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 user 2005-09-30 at 11:01:00 am Views: 57
  • #13170

    HP’s French Twist
    Why its plan to lay off 1,200 in France has reverberated all the way up to President Chirac’s office
    Shock waves have been
    emanating from Grenoble ever since mid-September, when U.S. tech giant
    Hewlett-Packard Co. (HPQ ) announced it would eliminate more than 1,200
    jobs in France. A big chunk of the cuts is likely to come from this
    pleasant city of 425,000 in the French Alps, where HP employs 2,400
    people, about half its French work force. Angry HP workers poured into
    the streets when they learned of the plan, and Grenoble’s mayor on
    Sept. 20 led a delegation to HP’s Palo Alto headquarters, where he
    received a polite but noncommittal reception.

    The protests didn’t stop there. HP’s European brass were summoned to
    Paris on Sept. 26 for a meeting with France’s Labor Minister. Prime
    Minister Dominique de Villepin suggested that companies might be
    required to sign a “code of conduct” limiting their ability to lay off
    workers if, as in HP’s case, the government financed road works and
    other improvements benefiting their factories. President Jacques Chirac
    even asked the European Commission to intervene, although his request
    was quickly rebuffed. HP, for its part, appears undeterred. “We all
    know how politicians are. For better or for worse, this has provided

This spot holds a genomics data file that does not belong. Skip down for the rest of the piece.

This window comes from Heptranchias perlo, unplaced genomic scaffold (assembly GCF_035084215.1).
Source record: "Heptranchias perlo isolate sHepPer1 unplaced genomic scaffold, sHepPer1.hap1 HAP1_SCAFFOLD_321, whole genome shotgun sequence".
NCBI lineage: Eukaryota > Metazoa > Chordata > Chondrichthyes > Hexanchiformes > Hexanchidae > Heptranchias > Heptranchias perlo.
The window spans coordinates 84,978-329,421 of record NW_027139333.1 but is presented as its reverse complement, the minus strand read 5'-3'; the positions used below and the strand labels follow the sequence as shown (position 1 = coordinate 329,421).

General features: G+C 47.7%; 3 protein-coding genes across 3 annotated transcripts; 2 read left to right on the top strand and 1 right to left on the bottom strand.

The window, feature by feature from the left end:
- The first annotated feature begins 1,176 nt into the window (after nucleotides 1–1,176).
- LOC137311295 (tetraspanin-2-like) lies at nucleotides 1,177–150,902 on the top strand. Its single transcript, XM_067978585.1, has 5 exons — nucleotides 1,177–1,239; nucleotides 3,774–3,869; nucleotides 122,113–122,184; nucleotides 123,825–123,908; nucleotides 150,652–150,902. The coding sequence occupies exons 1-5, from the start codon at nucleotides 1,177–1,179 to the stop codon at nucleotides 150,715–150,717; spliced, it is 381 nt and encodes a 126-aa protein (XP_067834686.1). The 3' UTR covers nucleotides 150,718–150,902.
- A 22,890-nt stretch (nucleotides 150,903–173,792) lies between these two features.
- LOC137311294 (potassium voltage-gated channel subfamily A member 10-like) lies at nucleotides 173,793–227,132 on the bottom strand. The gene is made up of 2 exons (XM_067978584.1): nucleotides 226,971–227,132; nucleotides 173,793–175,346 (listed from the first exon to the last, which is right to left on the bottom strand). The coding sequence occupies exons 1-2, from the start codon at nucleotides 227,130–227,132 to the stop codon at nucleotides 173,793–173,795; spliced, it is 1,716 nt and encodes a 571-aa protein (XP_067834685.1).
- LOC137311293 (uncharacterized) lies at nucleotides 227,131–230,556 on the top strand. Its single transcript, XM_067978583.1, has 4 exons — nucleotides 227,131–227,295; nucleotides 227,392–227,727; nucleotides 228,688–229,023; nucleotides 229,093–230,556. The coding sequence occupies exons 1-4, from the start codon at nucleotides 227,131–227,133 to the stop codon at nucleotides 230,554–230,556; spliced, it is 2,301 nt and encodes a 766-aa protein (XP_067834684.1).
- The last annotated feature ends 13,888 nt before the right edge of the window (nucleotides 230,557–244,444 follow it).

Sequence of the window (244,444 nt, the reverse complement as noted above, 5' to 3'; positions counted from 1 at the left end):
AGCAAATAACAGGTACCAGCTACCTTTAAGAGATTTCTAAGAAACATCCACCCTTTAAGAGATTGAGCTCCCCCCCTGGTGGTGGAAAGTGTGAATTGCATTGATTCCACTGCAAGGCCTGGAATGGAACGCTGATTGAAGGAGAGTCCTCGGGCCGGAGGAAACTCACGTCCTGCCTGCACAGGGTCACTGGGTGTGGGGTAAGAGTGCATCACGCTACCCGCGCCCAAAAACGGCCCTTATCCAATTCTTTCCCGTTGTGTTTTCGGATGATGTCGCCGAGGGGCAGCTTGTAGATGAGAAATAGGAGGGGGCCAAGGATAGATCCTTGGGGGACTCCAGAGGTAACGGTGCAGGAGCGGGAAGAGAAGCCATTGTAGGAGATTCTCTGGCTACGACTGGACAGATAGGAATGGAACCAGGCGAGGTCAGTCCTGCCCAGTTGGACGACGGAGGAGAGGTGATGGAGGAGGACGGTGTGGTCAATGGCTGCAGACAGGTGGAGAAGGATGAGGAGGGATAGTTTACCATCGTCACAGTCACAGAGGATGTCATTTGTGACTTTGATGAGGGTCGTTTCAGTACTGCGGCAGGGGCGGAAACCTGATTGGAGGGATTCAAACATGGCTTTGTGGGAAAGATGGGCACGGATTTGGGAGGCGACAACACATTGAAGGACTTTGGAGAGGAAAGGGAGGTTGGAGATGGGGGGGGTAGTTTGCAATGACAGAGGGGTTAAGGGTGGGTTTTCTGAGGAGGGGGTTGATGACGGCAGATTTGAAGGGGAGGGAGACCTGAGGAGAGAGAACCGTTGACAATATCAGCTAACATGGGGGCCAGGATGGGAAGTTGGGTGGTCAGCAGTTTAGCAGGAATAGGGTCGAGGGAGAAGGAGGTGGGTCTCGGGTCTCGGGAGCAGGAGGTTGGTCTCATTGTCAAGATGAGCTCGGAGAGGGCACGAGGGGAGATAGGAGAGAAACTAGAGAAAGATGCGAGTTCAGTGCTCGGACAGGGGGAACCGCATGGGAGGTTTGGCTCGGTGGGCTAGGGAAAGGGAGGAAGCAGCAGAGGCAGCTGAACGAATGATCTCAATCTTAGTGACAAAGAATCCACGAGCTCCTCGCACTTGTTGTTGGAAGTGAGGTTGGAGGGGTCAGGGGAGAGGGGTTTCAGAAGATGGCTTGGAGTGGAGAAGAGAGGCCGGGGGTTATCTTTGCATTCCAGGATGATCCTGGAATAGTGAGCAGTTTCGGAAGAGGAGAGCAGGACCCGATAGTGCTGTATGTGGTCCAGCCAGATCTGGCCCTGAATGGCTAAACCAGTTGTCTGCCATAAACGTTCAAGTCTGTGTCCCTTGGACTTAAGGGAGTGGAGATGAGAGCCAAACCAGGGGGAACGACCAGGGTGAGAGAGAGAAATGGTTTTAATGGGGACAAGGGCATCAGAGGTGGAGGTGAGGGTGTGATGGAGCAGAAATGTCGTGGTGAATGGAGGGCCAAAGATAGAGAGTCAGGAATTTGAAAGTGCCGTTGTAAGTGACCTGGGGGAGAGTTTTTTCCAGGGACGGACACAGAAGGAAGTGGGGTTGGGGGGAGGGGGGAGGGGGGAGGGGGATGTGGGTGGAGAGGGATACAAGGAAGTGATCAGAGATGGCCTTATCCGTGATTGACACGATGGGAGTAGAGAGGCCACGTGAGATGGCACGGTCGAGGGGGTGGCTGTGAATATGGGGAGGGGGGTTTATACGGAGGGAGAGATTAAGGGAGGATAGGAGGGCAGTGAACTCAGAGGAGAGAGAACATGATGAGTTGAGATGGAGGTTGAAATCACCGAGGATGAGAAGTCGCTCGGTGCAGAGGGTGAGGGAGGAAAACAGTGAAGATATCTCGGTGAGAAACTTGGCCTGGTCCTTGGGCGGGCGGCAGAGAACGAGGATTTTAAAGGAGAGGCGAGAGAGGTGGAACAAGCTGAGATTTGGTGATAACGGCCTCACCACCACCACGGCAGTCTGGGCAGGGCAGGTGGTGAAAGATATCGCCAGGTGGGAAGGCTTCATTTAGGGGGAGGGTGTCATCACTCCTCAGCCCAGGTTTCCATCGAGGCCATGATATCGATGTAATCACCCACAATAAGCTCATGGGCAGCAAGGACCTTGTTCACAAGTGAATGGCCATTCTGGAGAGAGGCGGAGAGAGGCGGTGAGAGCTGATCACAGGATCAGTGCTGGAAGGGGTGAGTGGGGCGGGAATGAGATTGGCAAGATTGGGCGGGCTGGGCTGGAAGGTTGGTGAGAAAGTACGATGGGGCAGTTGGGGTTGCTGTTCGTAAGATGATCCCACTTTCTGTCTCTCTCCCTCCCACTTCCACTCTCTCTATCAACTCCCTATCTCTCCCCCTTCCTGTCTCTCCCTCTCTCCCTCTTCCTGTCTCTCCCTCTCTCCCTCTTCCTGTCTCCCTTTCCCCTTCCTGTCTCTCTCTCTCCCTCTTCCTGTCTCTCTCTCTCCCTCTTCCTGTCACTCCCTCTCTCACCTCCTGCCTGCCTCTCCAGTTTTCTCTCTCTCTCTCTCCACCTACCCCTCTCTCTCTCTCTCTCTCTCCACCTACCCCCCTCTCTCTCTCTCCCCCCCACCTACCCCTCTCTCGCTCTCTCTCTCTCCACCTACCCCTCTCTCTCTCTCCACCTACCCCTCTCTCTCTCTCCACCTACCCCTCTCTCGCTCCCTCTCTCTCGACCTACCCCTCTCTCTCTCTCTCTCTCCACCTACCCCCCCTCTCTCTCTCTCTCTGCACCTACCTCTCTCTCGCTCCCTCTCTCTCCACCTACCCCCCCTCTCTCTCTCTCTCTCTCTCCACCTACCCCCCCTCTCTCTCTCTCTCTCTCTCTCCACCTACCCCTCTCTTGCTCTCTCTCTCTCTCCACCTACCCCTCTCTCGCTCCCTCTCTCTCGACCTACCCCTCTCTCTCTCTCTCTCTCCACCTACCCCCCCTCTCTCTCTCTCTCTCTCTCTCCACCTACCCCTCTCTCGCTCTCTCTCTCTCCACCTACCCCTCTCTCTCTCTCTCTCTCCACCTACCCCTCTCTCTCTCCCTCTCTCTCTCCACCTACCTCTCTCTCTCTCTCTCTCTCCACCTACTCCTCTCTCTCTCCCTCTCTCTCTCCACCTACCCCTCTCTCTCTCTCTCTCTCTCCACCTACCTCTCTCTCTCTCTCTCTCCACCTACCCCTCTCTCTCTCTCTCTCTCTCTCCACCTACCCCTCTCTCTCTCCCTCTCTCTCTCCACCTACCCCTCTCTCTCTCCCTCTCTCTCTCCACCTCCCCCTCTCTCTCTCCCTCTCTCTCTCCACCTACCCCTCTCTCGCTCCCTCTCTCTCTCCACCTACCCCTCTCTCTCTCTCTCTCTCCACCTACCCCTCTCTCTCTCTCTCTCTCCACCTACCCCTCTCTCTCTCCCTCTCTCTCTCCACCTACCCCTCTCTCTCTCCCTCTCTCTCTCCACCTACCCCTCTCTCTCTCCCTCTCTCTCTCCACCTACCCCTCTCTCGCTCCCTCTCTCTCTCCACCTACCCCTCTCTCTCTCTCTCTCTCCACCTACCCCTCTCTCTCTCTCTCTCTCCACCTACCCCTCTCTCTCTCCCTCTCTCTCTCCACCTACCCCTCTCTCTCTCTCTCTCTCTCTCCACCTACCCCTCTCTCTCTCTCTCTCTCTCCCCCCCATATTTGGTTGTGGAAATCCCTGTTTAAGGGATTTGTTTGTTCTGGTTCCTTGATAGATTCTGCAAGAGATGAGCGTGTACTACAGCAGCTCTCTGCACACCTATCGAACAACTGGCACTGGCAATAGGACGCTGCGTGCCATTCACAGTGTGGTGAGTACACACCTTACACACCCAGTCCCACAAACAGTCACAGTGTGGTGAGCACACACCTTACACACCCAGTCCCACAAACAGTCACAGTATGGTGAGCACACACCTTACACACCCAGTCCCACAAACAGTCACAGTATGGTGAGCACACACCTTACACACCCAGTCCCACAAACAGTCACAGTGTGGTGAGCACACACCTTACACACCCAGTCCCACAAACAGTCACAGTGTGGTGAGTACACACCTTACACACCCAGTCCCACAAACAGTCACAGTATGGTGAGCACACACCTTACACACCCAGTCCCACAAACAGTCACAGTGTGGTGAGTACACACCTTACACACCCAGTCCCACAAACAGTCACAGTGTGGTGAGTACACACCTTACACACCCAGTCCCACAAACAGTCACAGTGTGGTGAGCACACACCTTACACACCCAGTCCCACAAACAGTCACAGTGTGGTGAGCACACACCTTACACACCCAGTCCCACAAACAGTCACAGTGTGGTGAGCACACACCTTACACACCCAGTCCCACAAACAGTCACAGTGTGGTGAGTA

them a platform to get some air time. But we don’t feel it’s going to
    impact our ability to do what we’ve announced,” Todd Bradley, executive
    vice-president of HP’s Personal Systems Group, told an investors’
    conference in San Francisco on Sept. 22.

    Grenoble seems an unlikely site for such an uproar. For more than a
    decade it has billed itself as France’s answer to Silicon Valley — and
    with good reason. It is a world-class research center, with scores of
    public and private labs studying everything from advanced materials to
    microelectronics. In valleys leading out of the city, cow pastures have
    given way to office parks and gleaming factories run by multinationals
    such as Royal Philips Electronics (PHG ) and STMicroelectronics (STM ),
    as well as successful local companies such as Sofileta, a manufacturer
    of high-tech industrial textiles, and IT company Groupe Silicomp. At
    8.7%, Grenoble’s unemployment rate is well below the national average
    of 10.1%. The tech workforce of 25,500 is set to grow over the next few
    years as Grenoble and the surrounding Isère region get a major infusion
    of aid from Paris to encourage nanotechnology research and development.
    “Can the local economy absorb the shock from HP? Yes,” says Jean-Paul
    Giraud, president of the Agency for Studies and Promotion of Isère.

    So why all the protests? Politics, for one thing. Chirac and his
    government have made fighting unemployment their top domestic priority.
    News of the HP layoffs plays into national fears that France is losing
    jobs to lower-cost countries in Eastern Europe and Asia. Companies such
    as Philips and IBM have already eliminated hundreds of jobs in France
    in recent months while expanding their payrolls in places such as
    Poland, China, and India. HP hasn’t said whether any of the jobs in
    Grenoble will be transferred elsewhere. But employees note the company
    has a fast-growing facility in Slovakia that performs some of the same
    functions as its site in the Grenoble suburb of Eybens, which handles
    an array of functions from customer support to software development.

    Eric Gaudé, an engineer at the Eybens facility, says that many laid-off
    workers could probably find other jobs in the area — though probably
    not as high-paying as at HP, where employee unions say the average